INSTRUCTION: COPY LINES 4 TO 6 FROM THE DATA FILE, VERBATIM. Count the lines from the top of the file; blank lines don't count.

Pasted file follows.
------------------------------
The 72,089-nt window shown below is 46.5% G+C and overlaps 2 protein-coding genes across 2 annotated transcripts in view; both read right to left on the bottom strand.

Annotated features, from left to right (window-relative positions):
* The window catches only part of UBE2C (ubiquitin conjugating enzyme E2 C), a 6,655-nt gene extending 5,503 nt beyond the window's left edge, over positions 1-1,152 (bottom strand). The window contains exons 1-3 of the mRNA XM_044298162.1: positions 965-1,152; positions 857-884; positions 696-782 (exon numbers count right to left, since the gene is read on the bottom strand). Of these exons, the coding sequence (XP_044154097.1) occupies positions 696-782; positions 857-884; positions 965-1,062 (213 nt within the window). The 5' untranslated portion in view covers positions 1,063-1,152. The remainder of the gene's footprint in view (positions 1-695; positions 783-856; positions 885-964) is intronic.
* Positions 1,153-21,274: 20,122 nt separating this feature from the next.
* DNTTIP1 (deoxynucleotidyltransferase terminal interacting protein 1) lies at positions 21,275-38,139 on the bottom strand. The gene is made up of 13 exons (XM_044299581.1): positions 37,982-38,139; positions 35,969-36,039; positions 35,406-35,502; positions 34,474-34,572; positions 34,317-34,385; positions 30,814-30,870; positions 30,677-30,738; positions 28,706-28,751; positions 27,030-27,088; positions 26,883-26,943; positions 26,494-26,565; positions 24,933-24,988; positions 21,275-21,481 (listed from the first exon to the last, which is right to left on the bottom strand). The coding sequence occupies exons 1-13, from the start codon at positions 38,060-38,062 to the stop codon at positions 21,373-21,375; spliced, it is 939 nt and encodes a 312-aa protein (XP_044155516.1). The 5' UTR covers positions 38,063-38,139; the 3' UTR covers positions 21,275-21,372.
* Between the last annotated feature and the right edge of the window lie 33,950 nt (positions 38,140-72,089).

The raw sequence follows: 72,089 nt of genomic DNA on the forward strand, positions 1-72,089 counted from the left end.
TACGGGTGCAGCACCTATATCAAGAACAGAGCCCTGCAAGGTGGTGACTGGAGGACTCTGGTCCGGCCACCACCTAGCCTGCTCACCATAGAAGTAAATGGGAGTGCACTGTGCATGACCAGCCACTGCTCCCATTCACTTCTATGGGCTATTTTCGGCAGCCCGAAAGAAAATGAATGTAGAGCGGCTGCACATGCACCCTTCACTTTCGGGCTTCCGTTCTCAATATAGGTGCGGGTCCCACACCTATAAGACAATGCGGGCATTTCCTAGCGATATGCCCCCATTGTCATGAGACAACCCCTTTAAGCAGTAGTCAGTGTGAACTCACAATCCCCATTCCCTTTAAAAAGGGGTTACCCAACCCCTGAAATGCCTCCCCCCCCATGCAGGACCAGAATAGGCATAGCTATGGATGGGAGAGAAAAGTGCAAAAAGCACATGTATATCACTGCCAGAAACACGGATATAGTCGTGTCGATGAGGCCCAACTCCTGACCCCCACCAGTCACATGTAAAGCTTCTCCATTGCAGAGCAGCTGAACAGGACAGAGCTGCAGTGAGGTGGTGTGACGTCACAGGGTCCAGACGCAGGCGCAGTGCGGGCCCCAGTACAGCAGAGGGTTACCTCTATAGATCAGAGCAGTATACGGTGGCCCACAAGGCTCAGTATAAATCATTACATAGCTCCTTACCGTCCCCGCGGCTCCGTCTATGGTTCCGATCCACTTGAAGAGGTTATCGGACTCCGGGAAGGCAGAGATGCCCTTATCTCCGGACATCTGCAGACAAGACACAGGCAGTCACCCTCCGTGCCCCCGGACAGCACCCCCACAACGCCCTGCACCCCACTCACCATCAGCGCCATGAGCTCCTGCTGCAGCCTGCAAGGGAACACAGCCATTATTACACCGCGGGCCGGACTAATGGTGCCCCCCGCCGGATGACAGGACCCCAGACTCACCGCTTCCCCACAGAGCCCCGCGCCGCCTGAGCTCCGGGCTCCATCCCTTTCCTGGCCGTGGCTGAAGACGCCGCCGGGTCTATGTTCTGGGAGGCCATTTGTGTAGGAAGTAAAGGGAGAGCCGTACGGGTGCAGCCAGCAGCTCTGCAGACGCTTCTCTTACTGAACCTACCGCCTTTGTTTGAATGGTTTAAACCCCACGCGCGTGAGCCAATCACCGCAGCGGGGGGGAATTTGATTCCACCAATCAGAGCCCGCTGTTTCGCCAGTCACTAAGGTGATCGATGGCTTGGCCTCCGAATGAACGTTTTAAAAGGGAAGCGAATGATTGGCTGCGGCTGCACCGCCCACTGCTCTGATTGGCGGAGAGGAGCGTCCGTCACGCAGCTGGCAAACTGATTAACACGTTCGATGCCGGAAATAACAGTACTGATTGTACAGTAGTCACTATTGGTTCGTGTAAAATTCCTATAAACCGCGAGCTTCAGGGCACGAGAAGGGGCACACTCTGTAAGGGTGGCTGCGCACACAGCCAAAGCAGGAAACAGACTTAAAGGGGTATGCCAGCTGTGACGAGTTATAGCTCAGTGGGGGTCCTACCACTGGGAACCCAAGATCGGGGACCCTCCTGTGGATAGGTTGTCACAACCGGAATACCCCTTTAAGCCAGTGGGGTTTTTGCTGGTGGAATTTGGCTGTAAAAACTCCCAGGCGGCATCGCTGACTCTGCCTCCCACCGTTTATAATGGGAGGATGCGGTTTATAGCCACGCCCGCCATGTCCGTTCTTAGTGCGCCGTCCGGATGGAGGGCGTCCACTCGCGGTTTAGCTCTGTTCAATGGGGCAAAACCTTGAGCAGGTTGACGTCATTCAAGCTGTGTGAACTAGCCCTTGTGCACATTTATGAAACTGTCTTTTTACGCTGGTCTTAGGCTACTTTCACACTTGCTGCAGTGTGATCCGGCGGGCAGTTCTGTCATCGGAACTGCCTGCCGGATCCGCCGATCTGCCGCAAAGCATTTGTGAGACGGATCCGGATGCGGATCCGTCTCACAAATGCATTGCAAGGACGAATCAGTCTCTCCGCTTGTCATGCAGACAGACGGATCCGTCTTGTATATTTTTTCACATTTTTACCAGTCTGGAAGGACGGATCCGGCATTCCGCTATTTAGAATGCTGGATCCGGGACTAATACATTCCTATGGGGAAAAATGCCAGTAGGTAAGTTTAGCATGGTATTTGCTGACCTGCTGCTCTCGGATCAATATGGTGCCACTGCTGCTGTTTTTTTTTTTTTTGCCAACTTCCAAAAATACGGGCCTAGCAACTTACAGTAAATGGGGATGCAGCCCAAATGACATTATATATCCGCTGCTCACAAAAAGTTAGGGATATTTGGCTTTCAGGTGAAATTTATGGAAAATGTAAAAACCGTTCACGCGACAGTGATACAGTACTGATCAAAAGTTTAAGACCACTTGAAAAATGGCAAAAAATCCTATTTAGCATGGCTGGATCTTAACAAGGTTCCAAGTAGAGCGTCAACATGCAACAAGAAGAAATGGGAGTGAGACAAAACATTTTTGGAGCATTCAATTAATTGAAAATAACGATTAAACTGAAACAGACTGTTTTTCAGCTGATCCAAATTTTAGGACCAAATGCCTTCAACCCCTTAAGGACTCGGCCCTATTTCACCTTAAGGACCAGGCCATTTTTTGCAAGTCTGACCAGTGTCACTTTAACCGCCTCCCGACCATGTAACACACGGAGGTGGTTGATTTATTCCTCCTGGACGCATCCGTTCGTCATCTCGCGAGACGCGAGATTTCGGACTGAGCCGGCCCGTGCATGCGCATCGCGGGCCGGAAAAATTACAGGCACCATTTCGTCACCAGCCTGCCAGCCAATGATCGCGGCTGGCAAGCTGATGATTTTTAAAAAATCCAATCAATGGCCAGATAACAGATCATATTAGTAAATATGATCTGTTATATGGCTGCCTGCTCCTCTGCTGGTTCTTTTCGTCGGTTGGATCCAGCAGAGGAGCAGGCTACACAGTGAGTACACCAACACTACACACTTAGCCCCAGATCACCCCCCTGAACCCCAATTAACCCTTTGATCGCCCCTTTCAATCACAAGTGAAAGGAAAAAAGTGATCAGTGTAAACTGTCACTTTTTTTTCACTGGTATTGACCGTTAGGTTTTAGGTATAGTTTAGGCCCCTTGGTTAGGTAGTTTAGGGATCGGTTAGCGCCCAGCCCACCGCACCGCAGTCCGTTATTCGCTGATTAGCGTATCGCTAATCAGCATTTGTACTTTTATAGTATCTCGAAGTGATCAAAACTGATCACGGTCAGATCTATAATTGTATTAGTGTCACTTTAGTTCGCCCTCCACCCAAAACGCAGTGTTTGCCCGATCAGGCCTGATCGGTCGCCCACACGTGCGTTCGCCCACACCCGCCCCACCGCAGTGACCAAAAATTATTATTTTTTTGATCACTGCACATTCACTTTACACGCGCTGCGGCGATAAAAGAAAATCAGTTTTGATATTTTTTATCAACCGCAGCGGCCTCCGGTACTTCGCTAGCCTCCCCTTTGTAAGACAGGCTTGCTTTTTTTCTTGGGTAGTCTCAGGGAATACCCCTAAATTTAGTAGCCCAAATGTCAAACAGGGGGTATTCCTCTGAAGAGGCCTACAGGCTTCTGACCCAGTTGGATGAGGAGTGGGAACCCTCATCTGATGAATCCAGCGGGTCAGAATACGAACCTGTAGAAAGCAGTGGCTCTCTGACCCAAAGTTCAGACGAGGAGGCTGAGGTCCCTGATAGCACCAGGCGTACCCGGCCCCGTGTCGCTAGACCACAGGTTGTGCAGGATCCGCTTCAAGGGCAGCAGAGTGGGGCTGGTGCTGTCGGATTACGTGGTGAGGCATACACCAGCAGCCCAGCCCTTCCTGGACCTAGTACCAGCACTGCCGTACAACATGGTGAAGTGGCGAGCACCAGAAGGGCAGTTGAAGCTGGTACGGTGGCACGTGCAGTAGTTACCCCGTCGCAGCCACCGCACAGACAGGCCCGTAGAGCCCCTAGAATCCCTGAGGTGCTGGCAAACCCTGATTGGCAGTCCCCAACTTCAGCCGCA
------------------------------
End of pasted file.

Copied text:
* Positions 1,153-21,274: 20,122 nt separating this feature from the next.
* DNTTIP1 (deoxynucleotidyltransferase terminal interacting protein 1) lies at positions 21,275-38,139 on the bottom strand. The gene is made up of 13 exons (XM_044299581.1): positions 37,982-38,139; positions 35,969-36,039; positions 35,406-35,502; positions 34,474-34,572; positions 34,317-34,385; positions 30,814-30,870; positions 30,677-30,738; positions 28,706-28,751; positions 27,030-27,088; positions 26,883-26,943; positions 26,494-26,565; positions 24,933-24,988; positions 21,275-21,481 (listed from the first exon to the last, which is right to left on the bottom strand). The coding sequence occupies exons 1-13, from the start codon at positions 38,060-38,062 to the stop codon at positions 21,373-21,375; spliced, it is 939 nt and encodes a 312-aa protein (XP_044155516.1). The 5' UTR covers positions 38,063-38,139; the 3' UTR covers positions 21,275-21,372.
* Between the last annotated feature and the right edge of the window lie 33,950 nt (positions 38,140-72,089).